There is no getting around the fact that Detective Cosser is, well, a swell guy. Heck, he’d rather have a soothing spot of chamomile tea over black coffee any day. Cosser’s marriage may have flatlined, a casualty of the emotional toll his grisly occupation can have, but not once does he trash talk his ex to fellow officers or the couple’s preteen daughter who Cosser loves to bits.
The author gives Father David, the collarless, blue-jean wearing priest a similar refreshing treatment. The man leading the flock is self-absorbed, insecure, and suffers from chronic somnambulism. Throughout, the sleepwalking priest struggles to fill sizable gaps in his memory, wide enough to navigate Noah’s Ark through. Is he the culprit? Not even Father David can say for certain.
Rosemary the sleuthing librarian may be the best hope for solving the homicide but admittedly, her crime fighting knowhow is limited to skills gleaned from episodes of Homicide: Life on the Street. Did Rosemary encounter the killer after responding to a personal ad in the classifieds agreeing to a luncheon date with a redheaded stranger, a white ribbon pinned to his lapel? Was she the intended victim? Does the key to tracking the killer lie with Ardith, nonverbal and confined to a wheelchair vis-à-vis Jimmy Stewart’s character in Hitchcock’s Rear Window?
The plot of Dickinson’s thriller is not complex. She writes with intentionality leaving nothing to chance. The author’s strength lies in fleshing out diverse characters who display the best, as well as the most deplorable, aspects of human nature. Although events unfold primarily in the church, in respect to the institution, The White Ribbon Man is not reverential. However, there are moments when the reader is subjected to what feels like mini sermons on Dickinson’s behalf. For example, upon arriving at the crime scene, Detective Cosser observes the crowd of homeless milling about and laments, “Soon winter will come and one of these men could die of the cold out there.”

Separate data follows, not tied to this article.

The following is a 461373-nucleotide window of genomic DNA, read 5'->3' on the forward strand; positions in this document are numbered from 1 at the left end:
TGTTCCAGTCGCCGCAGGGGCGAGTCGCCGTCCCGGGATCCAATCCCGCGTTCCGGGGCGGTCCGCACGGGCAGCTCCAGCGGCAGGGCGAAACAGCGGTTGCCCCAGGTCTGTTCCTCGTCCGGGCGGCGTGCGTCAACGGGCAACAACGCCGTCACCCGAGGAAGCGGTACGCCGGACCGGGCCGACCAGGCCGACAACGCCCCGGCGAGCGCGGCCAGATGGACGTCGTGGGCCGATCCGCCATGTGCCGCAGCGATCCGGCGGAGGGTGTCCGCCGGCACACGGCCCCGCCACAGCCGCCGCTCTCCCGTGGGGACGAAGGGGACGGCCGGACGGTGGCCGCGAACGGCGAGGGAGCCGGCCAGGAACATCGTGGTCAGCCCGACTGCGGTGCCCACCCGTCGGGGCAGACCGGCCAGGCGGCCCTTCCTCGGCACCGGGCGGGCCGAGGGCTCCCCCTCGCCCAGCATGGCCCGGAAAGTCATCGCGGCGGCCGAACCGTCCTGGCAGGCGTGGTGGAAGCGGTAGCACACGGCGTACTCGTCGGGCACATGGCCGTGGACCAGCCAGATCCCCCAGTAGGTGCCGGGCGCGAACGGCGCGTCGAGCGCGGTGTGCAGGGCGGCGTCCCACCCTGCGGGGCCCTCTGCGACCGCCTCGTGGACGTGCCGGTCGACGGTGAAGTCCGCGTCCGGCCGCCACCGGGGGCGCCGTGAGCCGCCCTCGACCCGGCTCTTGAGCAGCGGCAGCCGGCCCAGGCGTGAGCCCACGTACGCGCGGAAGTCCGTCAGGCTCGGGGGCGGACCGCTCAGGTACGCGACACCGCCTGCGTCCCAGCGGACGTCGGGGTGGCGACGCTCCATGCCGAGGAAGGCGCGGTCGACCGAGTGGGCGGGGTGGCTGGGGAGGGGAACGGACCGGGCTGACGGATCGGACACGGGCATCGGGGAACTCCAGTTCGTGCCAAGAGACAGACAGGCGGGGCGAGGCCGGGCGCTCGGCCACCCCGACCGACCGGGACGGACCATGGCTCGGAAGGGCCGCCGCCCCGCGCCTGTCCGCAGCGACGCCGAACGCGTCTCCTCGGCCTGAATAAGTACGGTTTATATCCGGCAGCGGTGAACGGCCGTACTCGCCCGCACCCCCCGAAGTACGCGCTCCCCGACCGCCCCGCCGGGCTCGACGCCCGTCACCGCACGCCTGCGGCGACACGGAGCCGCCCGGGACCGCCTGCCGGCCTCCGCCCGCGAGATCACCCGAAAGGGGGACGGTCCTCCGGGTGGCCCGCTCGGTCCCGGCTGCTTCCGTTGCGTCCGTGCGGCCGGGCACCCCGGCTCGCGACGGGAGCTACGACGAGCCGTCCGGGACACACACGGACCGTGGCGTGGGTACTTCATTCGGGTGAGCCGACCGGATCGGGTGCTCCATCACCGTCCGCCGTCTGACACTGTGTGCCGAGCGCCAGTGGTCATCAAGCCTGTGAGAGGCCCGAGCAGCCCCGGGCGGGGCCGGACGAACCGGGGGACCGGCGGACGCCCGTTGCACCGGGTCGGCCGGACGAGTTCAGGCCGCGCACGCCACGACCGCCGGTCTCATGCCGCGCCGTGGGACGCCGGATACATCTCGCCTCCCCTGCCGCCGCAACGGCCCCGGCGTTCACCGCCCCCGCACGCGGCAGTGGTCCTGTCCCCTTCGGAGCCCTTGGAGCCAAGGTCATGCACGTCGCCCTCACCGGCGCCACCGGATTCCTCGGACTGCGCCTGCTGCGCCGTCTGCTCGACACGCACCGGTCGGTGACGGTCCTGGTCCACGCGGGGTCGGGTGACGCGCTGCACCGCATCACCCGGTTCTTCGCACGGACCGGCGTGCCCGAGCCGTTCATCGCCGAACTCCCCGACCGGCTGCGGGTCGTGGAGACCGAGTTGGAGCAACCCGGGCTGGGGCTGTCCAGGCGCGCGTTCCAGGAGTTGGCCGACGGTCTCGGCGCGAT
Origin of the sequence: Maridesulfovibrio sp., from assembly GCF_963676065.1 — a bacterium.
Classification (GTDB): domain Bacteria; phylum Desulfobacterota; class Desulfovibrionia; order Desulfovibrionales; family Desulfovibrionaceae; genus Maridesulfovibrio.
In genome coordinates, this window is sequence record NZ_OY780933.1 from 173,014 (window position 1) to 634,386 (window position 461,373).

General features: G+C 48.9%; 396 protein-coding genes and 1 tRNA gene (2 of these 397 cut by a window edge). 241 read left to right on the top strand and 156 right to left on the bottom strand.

In the end, The White Ribbon Man provides a sobering parable reinforcing lessons on the destructive nature shame can wield over individuals obsessed with hiding past deeds and the blinding influence of hypocrisy.
Edward Brown is an author and freelance writer. His work appears in the Globe & Mail, Torstar, Spacing Magazine and other publications.
Renée Knapp –
Murder and Sin in T-Dot
The White Ribbon Man by Mary Lou Dickinson
reviewed by Carla Kristmar Harrison
60th Anniversary Spec. issue of Canadian Literature 239 (2020): 133-134.